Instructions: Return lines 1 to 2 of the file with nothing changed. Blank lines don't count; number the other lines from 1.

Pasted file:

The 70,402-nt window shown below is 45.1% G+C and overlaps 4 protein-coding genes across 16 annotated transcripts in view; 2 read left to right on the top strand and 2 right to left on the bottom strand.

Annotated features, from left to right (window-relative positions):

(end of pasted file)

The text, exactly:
The 70,402-nt window shown below is 45.1% G+C and overlaps 4 protein-coding genes across 16 annotated transcripts in view; 2 read left to right on the top strand and 2 right to left on the bottom strand.

Annotated features, from left to right (window-relative positions):